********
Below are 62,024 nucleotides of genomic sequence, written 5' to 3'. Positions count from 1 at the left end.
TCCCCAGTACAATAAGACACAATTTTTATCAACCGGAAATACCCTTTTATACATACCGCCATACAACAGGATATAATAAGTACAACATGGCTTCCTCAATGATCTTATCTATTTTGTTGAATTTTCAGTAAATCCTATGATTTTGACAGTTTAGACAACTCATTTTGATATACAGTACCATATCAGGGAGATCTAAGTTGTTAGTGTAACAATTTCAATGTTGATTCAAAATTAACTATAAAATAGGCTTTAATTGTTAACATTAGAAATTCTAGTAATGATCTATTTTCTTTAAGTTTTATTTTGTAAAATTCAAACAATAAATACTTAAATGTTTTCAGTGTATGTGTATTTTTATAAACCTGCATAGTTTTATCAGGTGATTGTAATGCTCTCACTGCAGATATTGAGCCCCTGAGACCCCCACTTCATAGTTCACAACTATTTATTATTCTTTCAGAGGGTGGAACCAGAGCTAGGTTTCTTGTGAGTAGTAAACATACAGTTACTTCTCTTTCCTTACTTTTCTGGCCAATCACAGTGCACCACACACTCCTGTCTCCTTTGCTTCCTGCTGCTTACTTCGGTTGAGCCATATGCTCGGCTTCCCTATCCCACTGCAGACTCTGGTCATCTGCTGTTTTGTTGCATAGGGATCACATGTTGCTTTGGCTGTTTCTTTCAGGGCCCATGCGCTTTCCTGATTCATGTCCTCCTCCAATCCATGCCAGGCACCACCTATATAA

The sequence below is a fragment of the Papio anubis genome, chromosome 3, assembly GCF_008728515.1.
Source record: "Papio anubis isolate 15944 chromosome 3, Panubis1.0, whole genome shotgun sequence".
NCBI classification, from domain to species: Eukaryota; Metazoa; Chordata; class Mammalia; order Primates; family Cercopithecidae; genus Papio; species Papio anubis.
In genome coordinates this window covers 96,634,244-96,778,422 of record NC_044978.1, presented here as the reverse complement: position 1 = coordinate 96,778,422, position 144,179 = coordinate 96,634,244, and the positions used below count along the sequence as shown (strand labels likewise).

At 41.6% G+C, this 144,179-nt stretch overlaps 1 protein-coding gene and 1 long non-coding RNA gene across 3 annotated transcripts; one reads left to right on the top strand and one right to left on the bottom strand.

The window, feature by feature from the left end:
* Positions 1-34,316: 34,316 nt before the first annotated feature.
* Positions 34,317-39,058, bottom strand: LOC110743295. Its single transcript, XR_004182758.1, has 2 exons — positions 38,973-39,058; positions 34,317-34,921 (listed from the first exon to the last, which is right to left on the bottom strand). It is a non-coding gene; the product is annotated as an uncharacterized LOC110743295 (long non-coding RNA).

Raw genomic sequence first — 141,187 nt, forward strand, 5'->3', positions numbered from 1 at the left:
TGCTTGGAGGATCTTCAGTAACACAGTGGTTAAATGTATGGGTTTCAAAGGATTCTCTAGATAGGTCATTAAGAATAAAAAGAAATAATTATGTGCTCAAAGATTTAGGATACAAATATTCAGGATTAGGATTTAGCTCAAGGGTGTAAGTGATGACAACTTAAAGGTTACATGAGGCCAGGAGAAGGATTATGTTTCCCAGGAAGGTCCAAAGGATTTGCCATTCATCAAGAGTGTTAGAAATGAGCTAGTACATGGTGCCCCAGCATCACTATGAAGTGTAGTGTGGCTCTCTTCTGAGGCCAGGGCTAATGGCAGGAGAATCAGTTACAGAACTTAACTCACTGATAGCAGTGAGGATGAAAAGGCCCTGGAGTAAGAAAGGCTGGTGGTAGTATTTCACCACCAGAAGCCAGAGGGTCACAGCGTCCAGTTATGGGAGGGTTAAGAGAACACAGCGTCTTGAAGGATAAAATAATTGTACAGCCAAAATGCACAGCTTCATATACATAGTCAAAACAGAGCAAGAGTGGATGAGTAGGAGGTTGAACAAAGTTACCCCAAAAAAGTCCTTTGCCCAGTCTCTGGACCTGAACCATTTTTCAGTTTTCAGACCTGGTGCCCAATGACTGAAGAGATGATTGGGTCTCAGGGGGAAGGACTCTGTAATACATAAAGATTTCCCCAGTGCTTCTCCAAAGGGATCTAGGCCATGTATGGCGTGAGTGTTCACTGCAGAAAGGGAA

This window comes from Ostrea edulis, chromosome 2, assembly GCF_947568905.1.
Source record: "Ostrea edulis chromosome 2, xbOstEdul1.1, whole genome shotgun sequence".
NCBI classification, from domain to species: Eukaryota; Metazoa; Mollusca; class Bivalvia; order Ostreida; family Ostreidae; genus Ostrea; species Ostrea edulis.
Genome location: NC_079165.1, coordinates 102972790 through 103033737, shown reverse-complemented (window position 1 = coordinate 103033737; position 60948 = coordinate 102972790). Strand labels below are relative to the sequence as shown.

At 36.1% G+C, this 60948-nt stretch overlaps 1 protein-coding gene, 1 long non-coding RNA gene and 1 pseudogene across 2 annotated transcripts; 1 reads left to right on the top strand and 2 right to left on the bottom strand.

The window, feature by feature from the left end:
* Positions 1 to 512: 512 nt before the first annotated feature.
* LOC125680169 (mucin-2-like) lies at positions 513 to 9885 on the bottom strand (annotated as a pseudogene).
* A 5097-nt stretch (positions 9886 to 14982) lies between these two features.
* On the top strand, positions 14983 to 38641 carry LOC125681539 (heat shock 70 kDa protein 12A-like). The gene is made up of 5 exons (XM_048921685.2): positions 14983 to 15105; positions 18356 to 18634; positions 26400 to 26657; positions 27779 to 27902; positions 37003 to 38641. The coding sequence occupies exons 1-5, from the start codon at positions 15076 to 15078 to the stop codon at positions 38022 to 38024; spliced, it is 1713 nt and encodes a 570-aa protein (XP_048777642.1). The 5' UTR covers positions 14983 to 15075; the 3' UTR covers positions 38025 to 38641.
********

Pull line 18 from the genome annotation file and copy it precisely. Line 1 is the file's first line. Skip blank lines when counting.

The window, feature by feature from the left end: